1. Why do we need stock assessments?
Fishermen Harvest
A delicate balance. Data is needed to find out how much fish the communities can harvest without harming the ecosystem

Effective ordinances need to be built from good information. Similar to how communities tell their stories to government agencies during consultations about new laws; stock assessments reveal the stories about the life cycles of the fish. This can allow the government agencies to consider one of the most important groups of all in Dumanquillas Bay– the fish themselves.

Baseline data gathered from the stock assessment study will allow local governments to create new fishing regulations that take into account the needs of both the community and the ecosystem.

An example of a possible law is a fishing ban where the fish are allowed to have some time to grow and spawn, life cycle data will allow us to see at what point during the year they tend to reproduce and lay their eggs.

  1. So why is CTI-Southeast Asia focusing on DBPLS?

DBPLS is part of the Sulu-Sulawesi Marine Ecoregion (SSME), a large region which is located in the heart of the Coral Triangle and spans the countries of Philippines, Indonesia, and Malaysia. Despite the protection offered under the National Integrated Protected Areas System (NIPAS), there is a lack of support from the national government to implement the law in Dumanquillas Bay.

After the stock assessment is done, CTI – Southeast Asia is hoping to create a sustainable Ecosystems Approach to Fisheries Management (EAFM) zone within Dumanquillas Bay. This would be part of the overall plan to protect critical fisheries within the Coral Triangle to protect the environment and the communities that depend on them.

  1. What do we need to look for in a stock assessment study?

Like a story that is missing a plot, Dumanquillas Bay lacks solid information. To find out the stories of the fish we need to create reference points – meaning we need to define what will be the baseline data for the Dumanquillas Bay.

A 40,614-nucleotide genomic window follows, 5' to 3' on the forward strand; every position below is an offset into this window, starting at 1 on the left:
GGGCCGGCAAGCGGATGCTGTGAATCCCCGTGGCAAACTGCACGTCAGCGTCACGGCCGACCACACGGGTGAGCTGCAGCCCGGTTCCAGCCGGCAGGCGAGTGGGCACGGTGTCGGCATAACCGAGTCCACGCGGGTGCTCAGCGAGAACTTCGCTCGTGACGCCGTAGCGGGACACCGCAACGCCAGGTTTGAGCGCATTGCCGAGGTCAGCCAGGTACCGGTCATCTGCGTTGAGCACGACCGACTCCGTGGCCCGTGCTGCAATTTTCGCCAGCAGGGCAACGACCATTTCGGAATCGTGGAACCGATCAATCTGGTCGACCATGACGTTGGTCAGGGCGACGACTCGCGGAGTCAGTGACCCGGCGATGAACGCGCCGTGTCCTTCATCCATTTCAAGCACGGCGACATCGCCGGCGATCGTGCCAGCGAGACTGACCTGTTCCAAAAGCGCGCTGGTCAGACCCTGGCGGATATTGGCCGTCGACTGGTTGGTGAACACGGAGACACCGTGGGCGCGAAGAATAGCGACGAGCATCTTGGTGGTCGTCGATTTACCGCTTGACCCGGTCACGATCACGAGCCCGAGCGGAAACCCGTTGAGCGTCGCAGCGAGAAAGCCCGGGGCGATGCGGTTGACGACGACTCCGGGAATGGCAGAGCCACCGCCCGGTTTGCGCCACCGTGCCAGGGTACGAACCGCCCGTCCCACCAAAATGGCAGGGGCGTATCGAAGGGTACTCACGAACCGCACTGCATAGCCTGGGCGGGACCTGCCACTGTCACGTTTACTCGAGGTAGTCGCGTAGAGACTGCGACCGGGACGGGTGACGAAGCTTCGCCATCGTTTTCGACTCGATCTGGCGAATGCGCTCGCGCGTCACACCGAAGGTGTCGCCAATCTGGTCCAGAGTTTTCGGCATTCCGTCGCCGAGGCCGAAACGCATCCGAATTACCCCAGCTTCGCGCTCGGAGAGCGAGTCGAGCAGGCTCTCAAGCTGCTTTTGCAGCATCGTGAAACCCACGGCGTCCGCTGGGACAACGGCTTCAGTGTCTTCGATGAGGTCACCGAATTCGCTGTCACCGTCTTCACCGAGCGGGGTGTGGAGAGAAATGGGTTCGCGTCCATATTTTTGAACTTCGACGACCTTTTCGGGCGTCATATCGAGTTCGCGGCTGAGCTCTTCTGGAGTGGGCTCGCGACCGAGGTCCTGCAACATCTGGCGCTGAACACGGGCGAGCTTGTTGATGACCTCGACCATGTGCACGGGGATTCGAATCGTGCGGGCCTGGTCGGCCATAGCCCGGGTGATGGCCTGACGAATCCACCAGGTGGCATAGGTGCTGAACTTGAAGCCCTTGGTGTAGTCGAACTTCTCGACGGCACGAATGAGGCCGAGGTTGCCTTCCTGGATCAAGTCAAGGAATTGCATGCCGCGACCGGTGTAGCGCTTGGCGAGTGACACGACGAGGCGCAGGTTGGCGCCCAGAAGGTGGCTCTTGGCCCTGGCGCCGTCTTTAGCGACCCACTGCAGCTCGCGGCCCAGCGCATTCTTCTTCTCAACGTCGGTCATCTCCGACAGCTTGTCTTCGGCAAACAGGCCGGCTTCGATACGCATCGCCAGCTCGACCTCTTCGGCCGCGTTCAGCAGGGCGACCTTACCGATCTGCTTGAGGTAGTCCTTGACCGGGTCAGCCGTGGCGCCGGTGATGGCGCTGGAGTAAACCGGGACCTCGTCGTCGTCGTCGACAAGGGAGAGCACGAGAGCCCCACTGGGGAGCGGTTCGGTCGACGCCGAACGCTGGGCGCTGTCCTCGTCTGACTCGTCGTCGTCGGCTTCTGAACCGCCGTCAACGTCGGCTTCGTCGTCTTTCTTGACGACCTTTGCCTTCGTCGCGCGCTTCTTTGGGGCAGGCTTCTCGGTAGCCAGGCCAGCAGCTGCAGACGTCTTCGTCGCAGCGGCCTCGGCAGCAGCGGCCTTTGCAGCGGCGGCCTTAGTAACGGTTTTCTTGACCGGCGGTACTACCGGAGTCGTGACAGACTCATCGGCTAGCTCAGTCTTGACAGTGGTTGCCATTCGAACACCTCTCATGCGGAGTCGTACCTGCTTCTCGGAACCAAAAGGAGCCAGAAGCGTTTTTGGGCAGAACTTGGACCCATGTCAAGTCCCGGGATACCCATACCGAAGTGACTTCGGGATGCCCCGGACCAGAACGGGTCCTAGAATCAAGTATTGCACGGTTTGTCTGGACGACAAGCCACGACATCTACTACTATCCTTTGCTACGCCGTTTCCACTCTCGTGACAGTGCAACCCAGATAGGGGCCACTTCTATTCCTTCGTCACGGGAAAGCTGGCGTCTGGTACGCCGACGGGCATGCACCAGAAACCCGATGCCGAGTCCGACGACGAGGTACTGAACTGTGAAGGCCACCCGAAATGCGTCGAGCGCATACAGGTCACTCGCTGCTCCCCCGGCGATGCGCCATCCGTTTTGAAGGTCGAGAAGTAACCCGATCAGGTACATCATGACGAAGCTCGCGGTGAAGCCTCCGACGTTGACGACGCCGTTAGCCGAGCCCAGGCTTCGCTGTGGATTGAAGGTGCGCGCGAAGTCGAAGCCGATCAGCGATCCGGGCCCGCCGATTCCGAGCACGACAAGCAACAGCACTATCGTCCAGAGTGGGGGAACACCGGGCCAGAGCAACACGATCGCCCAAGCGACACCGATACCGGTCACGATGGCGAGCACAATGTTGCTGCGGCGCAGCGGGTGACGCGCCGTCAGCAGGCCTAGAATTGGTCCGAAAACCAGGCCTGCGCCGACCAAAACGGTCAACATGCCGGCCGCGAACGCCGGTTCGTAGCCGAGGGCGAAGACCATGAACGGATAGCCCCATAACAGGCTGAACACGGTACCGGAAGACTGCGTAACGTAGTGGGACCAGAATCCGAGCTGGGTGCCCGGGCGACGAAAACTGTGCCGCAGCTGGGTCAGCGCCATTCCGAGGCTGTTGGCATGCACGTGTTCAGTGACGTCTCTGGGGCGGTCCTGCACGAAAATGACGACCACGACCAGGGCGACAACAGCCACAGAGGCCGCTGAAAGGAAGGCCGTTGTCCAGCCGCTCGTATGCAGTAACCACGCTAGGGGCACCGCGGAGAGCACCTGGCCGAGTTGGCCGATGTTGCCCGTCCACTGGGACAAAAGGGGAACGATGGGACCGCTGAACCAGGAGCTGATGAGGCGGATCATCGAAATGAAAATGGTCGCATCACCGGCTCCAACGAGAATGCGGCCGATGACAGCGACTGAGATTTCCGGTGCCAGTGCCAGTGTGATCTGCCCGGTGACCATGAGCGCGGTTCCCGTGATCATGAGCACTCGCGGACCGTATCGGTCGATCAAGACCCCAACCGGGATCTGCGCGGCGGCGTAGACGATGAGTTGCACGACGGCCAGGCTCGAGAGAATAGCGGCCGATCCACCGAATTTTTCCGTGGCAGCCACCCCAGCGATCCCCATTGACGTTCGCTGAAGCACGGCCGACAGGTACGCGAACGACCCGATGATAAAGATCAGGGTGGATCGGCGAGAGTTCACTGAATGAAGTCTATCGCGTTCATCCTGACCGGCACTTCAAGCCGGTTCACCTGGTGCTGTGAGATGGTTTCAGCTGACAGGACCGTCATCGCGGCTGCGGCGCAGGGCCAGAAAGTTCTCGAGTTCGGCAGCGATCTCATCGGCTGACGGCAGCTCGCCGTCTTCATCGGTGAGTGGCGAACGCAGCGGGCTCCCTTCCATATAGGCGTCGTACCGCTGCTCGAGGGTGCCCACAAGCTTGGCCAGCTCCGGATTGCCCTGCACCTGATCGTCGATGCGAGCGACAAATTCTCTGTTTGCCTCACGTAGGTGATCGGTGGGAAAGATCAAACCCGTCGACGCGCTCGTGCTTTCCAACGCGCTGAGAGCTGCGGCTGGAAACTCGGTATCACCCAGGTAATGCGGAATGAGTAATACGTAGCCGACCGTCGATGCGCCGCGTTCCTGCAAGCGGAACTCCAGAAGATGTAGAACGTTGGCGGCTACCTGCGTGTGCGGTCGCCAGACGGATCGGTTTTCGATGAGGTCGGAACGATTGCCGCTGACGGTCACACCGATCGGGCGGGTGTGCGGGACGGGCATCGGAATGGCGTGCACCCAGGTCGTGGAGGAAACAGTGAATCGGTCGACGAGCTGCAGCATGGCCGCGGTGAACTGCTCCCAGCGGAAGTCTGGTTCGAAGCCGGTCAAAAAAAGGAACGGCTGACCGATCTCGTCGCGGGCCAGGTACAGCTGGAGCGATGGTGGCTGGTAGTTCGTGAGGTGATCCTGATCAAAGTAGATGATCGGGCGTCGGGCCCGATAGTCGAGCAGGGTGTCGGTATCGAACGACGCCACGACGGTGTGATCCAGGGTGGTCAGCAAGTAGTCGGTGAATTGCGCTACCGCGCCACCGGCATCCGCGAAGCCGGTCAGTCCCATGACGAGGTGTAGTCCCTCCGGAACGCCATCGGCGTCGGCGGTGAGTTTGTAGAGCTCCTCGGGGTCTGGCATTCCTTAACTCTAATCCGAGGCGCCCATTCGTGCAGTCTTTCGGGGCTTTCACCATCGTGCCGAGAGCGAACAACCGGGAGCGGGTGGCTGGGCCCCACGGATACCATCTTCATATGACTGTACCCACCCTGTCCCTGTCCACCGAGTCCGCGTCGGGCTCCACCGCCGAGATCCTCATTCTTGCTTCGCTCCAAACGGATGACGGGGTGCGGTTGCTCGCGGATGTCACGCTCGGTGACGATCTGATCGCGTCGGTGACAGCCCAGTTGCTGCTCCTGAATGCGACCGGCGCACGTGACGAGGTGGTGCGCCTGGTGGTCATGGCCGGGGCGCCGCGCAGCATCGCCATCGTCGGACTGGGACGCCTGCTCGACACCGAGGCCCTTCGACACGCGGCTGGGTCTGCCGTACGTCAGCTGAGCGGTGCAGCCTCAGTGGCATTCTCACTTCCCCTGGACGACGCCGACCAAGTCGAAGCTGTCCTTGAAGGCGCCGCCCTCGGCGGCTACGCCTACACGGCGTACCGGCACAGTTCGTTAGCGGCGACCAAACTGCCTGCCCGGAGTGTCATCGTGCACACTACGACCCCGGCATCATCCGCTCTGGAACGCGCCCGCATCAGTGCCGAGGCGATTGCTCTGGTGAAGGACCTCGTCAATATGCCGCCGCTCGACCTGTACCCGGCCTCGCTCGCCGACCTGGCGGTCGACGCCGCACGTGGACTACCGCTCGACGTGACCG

This will be based on the local data we acquired and what we know about the marine resources that we want to use sustainably. While there are a lot of reference points that can help us, we will focus on the terms that are most relevant to our stock assessment in Dumanquillas Bay.

Fishing mortality rate. This is the rate at which fish in the ecosystem are being harvested by fishermen.

Optimum Yield. This is the preferred upper limit when harvesting fish. This takes into account society’s needs and the fish stock’s needs and finds a middle ground to satisfy both.

  1. How do you process a fish specimen?

The length, weight, gender, and the age of the fish specimen are taken. The information on the length and weight of the fish over a period of time will provide us information on the growth of the fish. The information on the gender and age of the fish will provide us information on the how often, when, and how long the fish spawns.


An important tool

It is often said by scientists that we know less about what’s underneath the water than what we know about space, stock assessments are an important tool in unraveling the story about our seas and in the fight against overfishing. The stock assessment is estimated to finish by the end of the year and we hope to learn the story of Dumanquillas Bay.

Pressure on marine resources has been increasing not only within the Coral Triangle, but globally as well. Dumanquillas Bay is just one of the many fishing zones that are being overfished but we hope the research activity we are conducting will be the first step in a properly managed fishery in the bay.


Written by Panji Brotoisworo with inputs from Dr. Annadel Cabanban, Regional EAFM Specialist  of Coral Triangle Initiative – Southeast Asia (RETA 7813)